I have shot only video for many years and I am not saying it is right or wrong but almost any professional video camera system with interchangeable lenses does not have an auto focus system of any kind. I have used them to shoot sports, weddings, commercials, etc with no focus problems. The difference is they have a much higher resolution viewfinders that assist in getting an accurate focus. But for the moment lets talk of the professional cameras that do include an auto focus, they have some trade offs. For one they typically have very small sensors so the DOF is never very shallow so if it misses focus it is much less noticeable. Also the focusing mechanism is not extremely fast (compared to an SLR), so things in the shot roll in and out of focus instead of violently snapping around, this is much more pleasant to the eye. The lenses are also designed for video, they are extremely quiet.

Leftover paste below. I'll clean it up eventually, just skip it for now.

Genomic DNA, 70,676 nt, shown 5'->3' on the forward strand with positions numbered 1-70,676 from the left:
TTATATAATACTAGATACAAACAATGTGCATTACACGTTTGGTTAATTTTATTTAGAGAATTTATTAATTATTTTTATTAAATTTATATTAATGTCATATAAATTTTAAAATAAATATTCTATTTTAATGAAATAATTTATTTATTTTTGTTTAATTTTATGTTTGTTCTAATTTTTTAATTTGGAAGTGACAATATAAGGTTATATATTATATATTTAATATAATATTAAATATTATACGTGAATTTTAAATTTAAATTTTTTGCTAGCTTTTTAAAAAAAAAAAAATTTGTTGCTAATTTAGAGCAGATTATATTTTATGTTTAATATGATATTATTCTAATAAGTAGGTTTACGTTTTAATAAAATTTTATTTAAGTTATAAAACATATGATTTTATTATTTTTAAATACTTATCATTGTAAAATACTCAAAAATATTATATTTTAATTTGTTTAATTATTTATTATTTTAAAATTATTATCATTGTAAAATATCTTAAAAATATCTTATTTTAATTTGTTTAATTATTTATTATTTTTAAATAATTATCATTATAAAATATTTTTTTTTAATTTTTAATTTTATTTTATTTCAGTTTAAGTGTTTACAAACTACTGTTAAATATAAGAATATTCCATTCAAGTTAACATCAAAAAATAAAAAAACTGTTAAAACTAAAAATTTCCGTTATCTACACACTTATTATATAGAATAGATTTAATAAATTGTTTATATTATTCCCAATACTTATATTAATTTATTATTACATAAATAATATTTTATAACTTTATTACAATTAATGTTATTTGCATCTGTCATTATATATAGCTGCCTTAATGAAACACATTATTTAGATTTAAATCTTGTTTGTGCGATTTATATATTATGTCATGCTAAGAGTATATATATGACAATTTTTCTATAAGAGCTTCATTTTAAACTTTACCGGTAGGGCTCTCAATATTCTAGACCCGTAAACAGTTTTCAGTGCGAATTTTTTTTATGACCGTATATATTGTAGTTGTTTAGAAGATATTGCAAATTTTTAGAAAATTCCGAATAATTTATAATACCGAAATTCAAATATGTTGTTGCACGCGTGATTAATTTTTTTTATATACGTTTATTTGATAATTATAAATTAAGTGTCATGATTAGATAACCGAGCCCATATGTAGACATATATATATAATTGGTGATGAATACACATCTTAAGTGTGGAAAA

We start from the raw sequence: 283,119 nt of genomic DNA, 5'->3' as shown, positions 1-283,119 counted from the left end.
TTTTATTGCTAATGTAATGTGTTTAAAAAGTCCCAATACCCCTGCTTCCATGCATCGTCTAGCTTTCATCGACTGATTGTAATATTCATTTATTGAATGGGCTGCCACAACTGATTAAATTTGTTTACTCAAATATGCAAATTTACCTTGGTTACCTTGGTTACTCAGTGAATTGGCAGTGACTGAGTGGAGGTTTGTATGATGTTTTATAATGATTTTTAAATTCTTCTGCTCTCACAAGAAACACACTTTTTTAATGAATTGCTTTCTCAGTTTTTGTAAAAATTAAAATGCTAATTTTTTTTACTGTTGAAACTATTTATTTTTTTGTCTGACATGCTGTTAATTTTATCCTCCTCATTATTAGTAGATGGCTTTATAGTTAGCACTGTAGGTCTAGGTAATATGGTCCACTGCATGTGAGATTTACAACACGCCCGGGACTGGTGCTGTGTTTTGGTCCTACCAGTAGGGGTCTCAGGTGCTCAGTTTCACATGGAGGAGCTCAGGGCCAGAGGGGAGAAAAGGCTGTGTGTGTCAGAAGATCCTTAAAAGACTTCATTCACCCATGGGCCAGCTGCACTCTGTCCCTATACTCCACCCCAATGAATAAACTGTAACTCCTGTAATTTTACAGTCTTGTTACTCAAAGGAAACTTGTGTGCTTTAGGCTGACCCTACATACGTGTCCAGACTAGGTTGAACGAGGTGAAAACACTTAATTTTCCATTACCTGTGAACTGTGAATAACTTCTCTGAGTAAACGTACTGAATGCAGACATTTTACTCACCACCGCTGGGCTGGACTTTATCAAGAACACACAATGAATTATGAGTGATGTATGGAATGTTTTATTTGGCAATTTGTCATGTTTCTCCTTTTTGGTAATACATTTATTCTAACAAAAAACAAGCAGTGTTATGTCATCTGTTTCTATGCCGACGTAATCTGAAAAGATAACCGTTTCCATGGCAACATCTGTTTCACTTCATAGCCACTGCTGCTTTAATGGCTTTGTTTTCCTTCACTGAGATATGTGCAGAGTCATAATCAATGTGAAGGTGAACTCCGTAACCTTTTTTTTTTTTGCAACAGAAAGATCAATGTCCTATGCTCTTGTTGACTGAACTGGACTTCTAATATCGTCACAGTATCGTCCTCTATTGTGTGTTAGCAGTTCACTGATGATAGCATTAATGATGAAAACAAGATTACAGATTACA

Secondly lets look at the physical hardware requirements for a true auto-focus system on a HDSLR, many of which would cause compromises to the still picture quality and functionality. Look at Sony's system that requires a semi-transparent mirror that results in a loss of light to the sensor and requires a digital viewfinder. The other issue as I mentioned above is still picture lenses are not designed for video, they are extremely noisy which is a nightmare in post, not to mention the focus mechanism and algorithms are designed to achieve focus as quickly as possible, and it is not very pleasing to the eye.
Now I am not against auto-focus, there are times it could be helpful (boom or steadycam shots), but even then from my experience they cause more missed shots than good ones. Everything requires some trade offs, I think a lot more people would be upset if the still picture quality/functionality/speed was compromised to please the people that want/need a full time auto focus system. At the end of the day it is a still camera with video functions.